01 April 2012

A Bike That Could Have Been An April Fool's Joke

"To save weight, they used drilled-out tires and water bottles."

Yes, that is a joke.  But it was about a real bicycle.

Actually, the bike itself was a rather noble attempt to offer something unique.  Lambert bicycles were first built in England during the 1970's.  Apparently, someone bought the old Viking Cycle factory in South London and decided to make some high-quality bikes.

The frames were actually rather nice:  lugged and built from Cro-Moly aircraft tubing .  Later, after Yamaha (as in the motorcycle maker) bought the company, the frames were filet-brazed.  That is the same construction method used by the best tandem-builders and a few builders of single bikes. Still later production came from Japan, and then Taiwan (when the latter country was still making the worst bikes that weren't from India).  

The frames had a rather lively feel to them.  Unfortunately, they were paired with aluminum forks. Today that's not so unusual; however, at that time, I don't think anyone knew how to build aluminum forks.  The result is that several cracked and Lambert had to make a massive world-wide recall.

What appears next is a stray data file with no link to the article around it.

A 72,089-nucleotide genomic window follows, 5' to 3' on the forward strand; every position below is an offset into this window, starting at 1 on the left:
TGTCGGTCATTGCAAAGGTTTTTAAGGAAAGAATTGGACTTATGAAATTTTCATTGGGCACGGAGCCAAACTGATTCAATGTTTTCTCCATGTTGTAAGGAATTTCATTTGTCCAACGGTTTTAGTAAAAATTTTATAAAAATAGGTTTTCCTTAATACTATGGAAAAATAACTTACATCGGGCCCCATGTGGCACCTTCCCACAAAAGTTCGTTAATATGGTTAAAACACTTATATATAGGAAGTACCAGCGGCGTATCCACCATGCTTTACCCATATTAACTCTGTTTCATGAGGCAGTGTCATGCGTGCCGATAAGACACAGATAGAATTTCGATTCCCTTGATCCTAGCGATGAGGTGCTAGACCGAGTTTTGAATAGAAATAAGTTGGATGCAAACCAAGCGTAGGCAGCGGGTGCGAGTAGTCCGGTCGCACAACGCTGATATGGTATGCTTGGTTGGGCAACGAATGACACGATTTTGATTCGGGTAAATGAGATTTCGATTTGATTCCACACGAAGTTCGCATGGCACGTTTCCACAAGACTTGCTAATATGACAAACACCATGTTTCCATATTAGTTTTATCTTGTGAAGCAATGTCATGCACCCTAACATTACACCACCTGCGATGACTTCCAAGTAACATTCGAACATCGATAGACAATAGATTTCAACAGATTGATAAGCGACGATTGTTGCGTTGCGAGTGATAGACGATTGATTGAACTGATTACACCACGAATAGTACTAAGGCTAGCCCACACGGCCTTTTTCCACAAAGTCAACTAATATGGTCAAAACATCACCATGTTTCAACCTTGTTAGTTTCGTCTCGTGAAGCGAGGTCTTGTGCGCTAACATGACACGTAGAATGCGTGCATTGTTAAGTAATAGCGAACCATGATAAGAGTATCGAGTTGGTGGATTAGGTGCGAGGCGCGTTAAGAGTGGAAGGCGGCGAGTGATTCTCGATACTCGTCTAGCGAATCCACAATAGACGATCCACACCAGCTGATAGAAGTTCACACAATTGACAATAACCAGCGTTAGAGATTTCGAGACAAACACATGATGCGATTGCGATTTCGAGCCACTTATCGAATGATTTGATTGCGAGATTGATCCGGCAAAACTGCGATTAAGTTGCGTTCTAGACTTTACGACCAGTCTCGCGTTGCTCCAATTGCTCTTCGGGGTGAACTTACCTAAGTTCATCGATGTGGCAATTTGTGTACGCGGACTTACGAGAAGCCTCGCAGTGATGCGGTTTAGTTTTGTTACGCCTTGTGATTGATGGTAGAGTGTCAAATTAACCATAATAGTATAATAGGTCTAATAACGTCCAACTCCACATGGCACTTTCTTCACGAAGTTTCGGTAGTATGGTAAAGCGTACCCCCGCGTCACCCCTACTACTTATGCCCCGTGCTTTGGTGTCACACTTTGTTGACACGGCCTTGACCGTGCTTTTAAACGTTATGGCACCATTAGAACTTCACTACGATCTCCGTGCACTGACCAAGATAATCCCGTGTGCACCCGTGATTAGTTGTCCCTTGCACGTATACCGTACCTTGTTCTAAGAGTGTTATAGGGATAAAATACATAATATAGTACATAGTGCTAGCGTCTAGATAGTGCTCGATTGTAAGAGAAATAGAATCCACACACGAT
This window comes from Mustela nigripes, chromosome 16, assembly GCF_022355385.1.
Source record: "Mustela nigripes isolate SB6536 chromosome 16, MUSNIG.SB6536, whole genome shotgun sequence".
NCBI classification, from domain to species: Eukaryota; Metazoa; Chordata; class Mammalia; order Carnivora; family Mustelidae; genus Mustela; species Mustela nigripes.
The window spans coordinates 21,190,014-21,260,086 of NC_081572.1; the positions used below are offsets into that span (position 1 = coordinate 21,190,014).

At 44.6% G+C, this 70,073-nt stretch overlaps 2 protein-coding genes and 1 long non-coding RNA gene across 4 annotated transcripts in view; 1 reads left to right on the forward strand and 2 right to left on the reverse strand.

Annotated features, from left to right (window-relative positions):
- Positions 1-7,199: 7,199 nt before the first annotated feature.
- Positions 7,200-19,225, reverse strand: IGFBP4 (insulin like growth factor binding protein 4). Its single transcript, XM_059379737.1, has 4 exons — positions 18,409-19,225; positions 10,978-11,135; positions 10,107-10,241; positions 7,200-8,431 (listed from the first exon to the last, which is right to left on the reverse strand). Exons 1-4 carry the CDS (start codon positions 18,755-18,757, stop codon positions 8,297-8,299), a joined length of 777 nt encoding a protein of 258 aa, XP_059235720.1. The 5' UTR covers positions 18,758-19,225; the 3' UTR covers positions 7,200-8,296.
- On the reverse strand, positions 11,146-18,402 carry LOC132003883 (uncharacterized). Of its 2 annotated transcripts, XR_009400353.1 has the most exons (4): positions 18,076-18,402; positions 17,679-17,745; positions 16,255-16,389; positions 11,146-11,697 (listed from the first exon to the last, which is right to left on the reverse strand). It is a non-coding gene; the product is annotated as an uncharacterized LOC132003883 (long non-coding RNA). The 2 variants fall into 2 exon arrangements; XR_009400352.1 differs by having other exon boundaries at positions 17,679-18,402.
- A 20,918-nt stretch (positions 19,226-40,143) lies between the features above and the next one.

Some of the parts weren't a whole lot better than the fork.  The original models had a rear derailleur that looked like a copy of the Huret Svelto and didn't shift as well.  (That's a bit like saying that some sandwich is a copy of a Big Mac but isn't as healthy.)  The front derailleur was like a Campagnolo Valentino--which had been an outdated design for at least a decade--and didn't shift as well.  Then there was the crankset, which looked like a TA Cyclotouriste but had more bolts, which meant that chainrings were not interchangable between the two brands.  Those cranks were attached to an axle that didn't have a taper:  Only a circlip separated the inside of the crank arm from the bottom bracket shell.

Probably the most interesting thing Lambert did, though, was to make a limited run of 100 bikes with an unusual finish.  It was gold.  Yes, that kind of gold, as in 24 karat plated.  Back in 1972-73, the complete bike, with alloy parts and sew-up tires and rims, sold for $259.95.

I can remember seeing this ad in Bicycling! and other bicycle magazines during my formative years.  


  1. As I recall, in the same period, a Raleigh Professional was far more expensive.

  2. Steve: You're right. And, if I recall correctly, the Schwinn Paramount was even more expensive than the Raleigh Professional.

  3. You are such an amazing source of bike info. Thanks!

  4. Cherilyn: Thank you. The funny thing is that I don't try to be a source of info as much as I like to talk about bicycles and bicycling from, what I believe, is a distinctive, if not unique, point of view.